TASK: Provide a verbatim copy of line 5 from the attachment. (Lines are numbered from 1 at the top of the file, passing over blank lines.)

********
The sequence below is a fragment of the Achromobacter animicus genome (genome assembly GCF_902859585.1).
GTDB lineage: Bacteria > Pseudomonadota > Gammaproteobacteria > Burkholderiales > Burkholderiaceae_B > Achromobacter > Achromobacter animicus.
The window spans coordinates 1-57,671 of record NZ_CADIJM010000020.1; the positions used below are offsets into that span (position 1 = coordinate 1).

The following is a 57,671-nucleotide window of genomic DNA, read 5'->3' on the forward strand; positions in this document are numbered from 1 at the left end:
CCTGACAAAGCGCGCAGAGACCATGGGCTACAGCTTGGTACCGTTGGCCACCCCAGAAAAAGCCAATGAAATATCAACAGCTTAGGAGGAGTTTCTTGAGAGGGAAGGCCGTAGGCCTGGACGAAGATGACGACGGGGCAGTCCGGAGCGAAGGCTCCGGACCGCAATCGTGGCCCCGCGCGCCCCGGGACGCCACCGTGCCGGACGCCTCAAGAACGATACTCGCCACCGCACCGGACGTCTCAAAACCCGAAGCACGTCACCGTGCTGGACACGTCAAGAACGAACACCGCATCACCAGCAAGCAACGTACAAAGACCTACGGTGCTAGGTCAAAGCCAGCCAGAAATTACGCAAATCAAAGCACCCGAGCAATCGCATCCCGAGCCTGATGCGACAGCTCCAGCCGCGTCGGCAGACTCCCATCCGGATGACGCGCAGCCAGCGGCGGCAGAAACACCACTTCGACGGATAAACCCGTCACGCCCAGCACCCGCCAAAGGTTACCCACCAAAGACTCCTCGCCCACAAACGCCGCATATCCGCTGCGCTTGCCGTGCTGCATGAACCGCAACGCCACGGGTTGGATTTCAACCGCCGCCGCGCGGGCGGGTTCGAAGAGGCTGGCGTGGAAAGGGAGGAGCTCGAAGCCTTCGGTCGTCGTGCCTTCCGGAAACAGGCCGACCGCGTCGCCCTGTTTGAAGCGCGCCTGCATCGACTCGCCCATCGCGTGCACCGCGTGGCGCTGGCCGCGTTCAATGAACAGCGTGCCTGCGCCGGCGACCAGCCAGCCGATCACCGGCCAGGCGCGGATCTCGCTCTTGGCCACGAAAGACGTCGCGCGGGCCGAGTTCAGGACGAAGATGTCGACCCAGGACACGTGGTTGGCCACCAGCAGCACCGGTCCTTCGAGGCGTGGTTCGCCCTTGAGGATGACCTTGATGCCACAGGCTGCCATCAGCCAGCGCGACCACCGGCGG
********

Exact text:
CCTGACAAAGCGCGCAGAGACCATGGGCTACAGCTTGGTACCGTTGGCCACCCCAGAAAAAGCCAATGAAATATCAACAGCTTAGGAGGAGTTTCTTGAGAGGGAAGGCCGTAGGCCTGGACGAAGATGACGACGGGGCAGTCCGGAGCGAAGGCTCCGGACCGCAATCGTGGCCCCGCGCGCCCCGGGACGCCACCGTGCCGGACGCCTCAAGAACGATACTCGCCACCGCACCGGACGTCTCAAAACCCGAAGCACGTCACCGTGCTGGACACGTCAAGAACGAACACCGCATCACCAGCAAGCAACGTACAAAGACCTACGGTGCTAGGTCAAAGCCAGCCAGAAATTACGCAAATCAAAGCACCCGAGCAATCGCATCCCGAGCCTGATGCGACAGCTCCAGCCGCGTCGGCAGACTCCCATCCGGATGACGCGCAGCCAGCGGCGGCAGAAACACCACTTCGACGGATAAACCCGTCACGCCCAGCACCCGCCAAAGGTTACCCACCAAAGACTCCTCGCCCACAAACGCCGCATATCCGCTGCGCTTGCCGTGCTGCATGAACCGCAACGCCACGGGTTGGATTTCAACCGCCGCCGCGCGGGCGGGTTCGAAGAGGCTGGCGTGGAAAGGGAGGAGCTCGAAGCCTTCGGTCGTCGTGCCTTCCGGAAACAGGCCGACCGCGTCGCCCTGTTTGAAGCGCGCCTGCATCGACTCGCCCATCGCGTGCACCGCGTGGCGCTGGCCGCGTTCAATGAACAGCGTGCCTGCGCCGGCGACCAGCCAGCCGATCACCGGCCAGGCGCGGATCTCGCTCTTGGCCACGAAAGACGTCGCGCGGGCCGAGTTCAGGACGAAGATGTCGACCCAGGACACGTGGTTGGCCACCAGCAGCACCGGTCCTTCGAGGCGTGGTTCGCCCTTGAGGATGACCTTGATGCCACAGGCTGCCATCAGCCAGCGCGACCACCGGCGG